Jerome, AZ sits snug on the Cleopatra Hillside about 60 miles to the southwest of Flagstaff. This historic “Wild West” silver and copper mining town dates back to 1883, and now a quaint downtown and artistic community remains amidst its ghost stories and folklore. Surely, Jerome’s panoramic view at 5000 feet and past reputation as “The Wickedest Town in the West” were enough reason for Ali and I to make the drive down early Sunday morning of the Labor Day weekend, but it was a particular event that peaked our (or rather my) interest: the Jerome Hill Climb.
My history in hill climbing– or more formally the sport of mountain running– is short and had humble beginnings. In June, my naiveté carried me half-way up the relentless 12% slopes of the Mt. Washington Auto Road before I experienced the most real form of mechanical failure. The renowned and quotable British commentator of the Tour de France, Phil Ligget, could not have described it better: “his effort is reduced to mere survival!” Having my unfavorable introduction to this new form of running masochism, I was left humbled but extremely motivated on that day. And I knew there was absolutely no way that I would abandon mountain running until I was at the top!
Looking over the course profile for my next marathon, Twin Cities, I recognized that I would need to become a stronger hill runner to be successful at this US Championship. So I worked in a few challenging, low-key hill climb races into my Summer training to improve my climbing ability. The first essay came in July at the inaugural RunFlagstaff Snow Bowl Road Hill Climb. After a practice run the week before (with Ali on bike), I soloed up the 7 miles of switchbacks and climbed over 2000 feet. I ran patiently and it was a much more controlled and sustained effort than my death throes up Mt. Washington. I felt good reaching the Agassiz Lodge Parking Lot, 2 minutes ahead of the second-place finisher and 1:30 faster than my practice run. I was excited with the improvement.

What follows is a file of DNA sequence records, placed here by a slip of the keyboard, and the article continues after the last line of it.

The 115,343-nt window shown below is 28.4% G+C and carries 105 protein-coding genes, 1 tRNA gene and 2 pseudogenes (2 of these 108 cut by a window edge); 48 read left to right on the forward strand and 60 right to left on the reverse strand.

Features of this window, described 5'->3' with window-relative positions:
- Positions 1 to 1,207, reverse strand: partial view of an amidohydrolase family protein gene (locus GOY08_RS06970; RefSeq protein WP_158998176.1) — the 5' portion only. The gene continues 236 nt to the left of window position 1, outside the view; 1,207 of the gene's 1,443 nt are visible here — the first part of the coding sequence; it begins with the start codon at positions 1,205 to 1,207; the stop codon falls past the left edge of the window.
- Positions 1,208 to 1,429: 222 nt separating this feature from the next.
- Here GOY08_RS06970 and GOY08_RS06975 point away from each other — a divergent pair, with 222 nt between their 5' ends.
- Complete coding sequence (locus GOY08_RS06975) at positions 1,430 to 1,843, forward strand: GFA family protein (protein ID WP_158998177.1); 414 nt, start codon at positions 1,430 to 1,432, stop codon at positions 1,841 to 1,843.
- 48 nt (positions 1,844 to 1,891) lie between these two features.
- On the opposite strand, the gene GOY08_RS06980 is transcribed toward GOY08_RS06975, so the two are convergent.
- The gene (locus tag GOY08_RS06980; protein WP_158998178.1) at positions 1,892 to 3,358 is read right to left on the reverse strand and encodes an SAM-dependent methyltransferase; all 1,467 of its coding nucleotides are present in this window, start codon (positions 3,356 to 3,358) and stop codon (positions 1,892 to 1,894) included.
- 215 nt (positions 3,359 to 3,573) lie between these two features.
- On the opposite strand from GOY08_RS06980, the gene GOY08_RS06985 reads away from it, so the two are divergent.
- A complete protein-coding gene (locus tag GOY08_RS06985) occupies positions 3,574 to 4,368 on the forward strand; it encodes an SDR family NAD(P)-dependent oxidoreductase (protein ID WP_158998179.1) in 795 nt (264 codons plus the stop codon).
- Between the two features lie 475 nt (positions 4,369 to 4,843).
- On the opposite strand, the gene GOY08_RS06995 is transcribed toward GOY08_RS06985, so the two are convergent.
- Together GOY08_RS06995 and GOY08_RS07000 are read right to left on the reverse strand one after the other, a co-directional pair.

Now a month away from Twin Cities, and with my training volume at its apex, I signed up for one final ascent race. In its 40th running, the Jerome Hill Climb has evolved into a 4.4 mile race that gains 1100 feet in elevation. Starting at the Historical Park, the race course gently ascends into the downtown district and then heads up the severe mountain grades past the Ghost Town before continuing out on the winding dirt road to Perkinsville.
Even at a race distance of 4.4 miles, I stayed composed early on. I followed my breathing and worked with a steady, metronome-like cadence up the first mile. During the flat section I still maintained the same breathing pattern but allowed my legs to turnover quicker, while recovering and anticipating the hors catagorie slopes that became visible around the road’s bend. I had established a significant lead over the other runners and was still feeling comfortable. I waved when running by Ali, but seeing the upward road ahead had an unnerving effect. Luckily, my Smith Optics Pivlock V90 Sunglasses hid my solemn gaze.
After a dozen strides up, I had re-established a rhythmic connection between my breathing and my legs. Climbing requires more concentration and mindfulness (in contrast to the “autopilot mode” I might experience in a longer and flatter road race). There is constant feedback between the body and the mind. I’ve learned it’s not effective for the mind to override sensory feedback, but to manage it: to maintain an effort at my body’s limit without red-lining. As I have learned the hard way, the combination of ascending too ambitiously while racing at altitude is fatal; there is no point to recover and survival becomes the best possible result.
I followed the dirt road around the hillside, pressing but also enjoying the clear morning view. I could see the green patches of the Verde Valley, the Red Rocks in Sedona and Flagstaff’s San Francisco Peaks all the way up the Mogollon Rim in the distant horizon. It became clear to me why the Arizona Road Runners worked so diligently to continue hosting this race; it really showcases the State’s beauty. My focus abruptly shifted, however, as I was startled to discover the finish line chute around the following corner. I crossed the line in 26:45, and my Garmin 305 GPS Watch indicated I had run 6:05/mi pace for the 4.4mi climb.
A long run ensued after the race. I ran back down into town, changed out of my dusty Brooks T6 Racers and headed back up Perkinsville Road for about 13 miles. Marathon training isn’t over yet!
Then Ali and I went on our own “Tour of Arizona” after the race, heading to downtown Prescott for Sunday afternoon. We checked out the shops, craft fair and saloons on Whiskey Row (oh yeah and she also let me stop at the Public Library!). We rode back into the sunset that night, up the I-17, tired from our Wild West exploits. On Labor Day, I did an early morning workout in Camp Verde and then our adventure continued with a picturesque drive down to Fossil Creek. Here are a few photos from our relaxing Labor Day travels:
I hope everyone had a safe and relaxing holiday weekend! –JDE